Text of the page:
The Ritual: A Framework for Psychedelic Journeys

santo daime ceremony ayahuasca

Day 7, PSYJuly!

Today I am sharing a post from my good friend and fellow explorer Robert Funke.

Myself and Rob go a few years back and have now collaborated on multiple psychedelic projects. Rob has previously guest posted on Maps of the Mind, and pre corona, he also came to work on the New Moon Psychedelic Retreat team. We were flatmates when corona hit a big pause button on that project, and during lockdown we both developed our practices, which included sitting for each other and journeying together.

During that time we also had formal meetings to discuss ritual and how it can be used for psychedelic journeys, developing our own understanding of the subject and practicing ideas. In that time Rob created a document which we worked on together, and the post today is a part of that work, with some practical examples that Rob has recently added to illustrate the ideas and concepts.

Rob is one of the single individuals through which my personal practice with psychedelics has evolved the most and I am delighted to share this work today.

My hope is that this post will spark ideas for you to create your own meaningful rituals to enhance your psychedelic experiences.


                                             A framework for psychedelic journeys.

The ritual creates community and connects the individual with the whole. It communicates values and complex concepts. The ritual emphasises that something is unique and extraordinary, that it is happening at a special time on a special place for a special reason, and the effects of it concern everyone participating.

The order and the sequence of rituals are very important. The structure is often foreseeable and the order is a reference to its social contexts. Movement is essential and highlights the transition caused by the ritual itself. Items become symbolic through a mysterious metamorphosis.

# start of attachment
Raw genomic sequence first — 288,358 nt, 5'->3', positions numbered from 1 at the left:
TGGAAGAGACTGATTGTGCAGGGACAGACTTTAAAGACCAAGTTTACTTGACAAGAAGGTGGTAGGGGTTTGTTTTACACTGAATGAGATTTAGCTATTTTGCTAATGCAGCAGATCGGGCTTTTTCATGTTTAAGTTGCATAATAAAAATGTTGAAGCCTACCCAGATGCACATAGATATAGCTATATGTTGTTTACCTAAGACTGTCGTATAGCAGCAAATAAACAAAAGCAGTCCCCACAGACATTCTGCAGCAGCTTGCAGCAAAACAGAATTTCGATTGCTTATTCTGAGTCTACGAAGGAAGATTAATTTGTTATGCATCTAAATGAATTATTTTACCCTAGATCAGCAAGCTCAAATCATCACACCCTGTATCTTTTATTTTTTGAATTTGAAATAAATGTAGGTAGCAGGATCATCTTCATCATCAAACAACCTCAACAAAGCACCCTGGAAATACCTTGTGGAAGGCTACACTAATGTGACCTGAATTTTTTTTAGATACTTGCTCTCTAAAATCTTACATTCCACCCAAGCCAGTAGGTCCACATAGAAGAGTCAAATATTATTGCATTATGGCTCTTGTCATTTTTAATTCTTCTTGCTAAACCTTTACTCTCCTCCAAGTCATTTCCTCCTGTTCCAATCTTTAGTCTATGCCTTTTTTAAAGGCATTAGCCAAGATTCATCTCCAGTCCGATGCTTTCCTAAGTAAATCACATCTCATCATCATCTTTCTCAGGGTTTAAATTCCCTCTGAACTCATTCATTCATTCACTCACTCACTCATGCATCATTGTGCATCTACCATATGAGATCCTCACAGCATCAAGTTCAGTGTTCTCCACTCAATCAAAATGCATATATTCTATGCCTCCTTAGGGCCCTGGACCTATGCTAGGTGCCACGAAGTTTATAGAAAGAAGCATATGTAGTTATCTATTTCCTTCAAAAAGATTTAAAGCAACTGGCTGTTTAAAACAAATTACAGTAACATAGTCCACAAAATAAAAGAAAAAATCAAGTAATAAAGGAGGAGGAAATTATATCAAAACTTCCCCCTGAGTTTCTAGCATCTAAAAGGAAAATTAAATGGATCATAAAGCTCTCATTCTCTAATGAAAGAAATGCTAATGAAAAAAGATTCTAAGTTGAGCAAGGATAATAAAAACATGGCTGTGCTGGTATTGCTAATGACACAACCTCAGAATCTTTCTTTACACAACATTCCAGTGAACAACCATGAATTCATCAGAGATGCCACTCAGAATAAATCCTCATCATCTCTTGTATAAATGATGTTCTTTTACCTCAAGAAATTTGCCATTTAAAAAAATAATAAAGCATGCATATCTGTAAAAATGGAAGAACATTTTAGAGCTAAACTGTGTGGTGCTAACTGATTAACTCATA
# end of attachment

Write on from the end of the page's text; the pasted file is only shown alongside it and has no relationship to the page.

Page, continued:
Who is active and who is passive within the ritual? And why? What does it tell about the religious, cultural or social context of the ritual?

    • ceremonious purpose realised in a very conscious way
    • use of symbols (items, scents, music, gestures – everything can be symbolically charged)
    • emotional involvement
    • personal meaning (no meaningless compulsive act)
    • more important than “what” is “how”
    • an inner structure
    • good rituals have space for everyone’s own expressions
    • sequence and symbols have to be well elaborated/considered


    • Spiritual: Who am I? Why do I live? Where do I want to go? To convey trust in a higher order
    • Psychological: Rituals open a room for thoughts and feelings, and structure them
    • Social: They connect, bring together, assign roles
    • Time-Wise: They organize time, set a beginning and an end of an event


    • The interactive dimension emphasizes social interaction between individuals and groups
    • The innovative dimension creates something new without discarding the old/established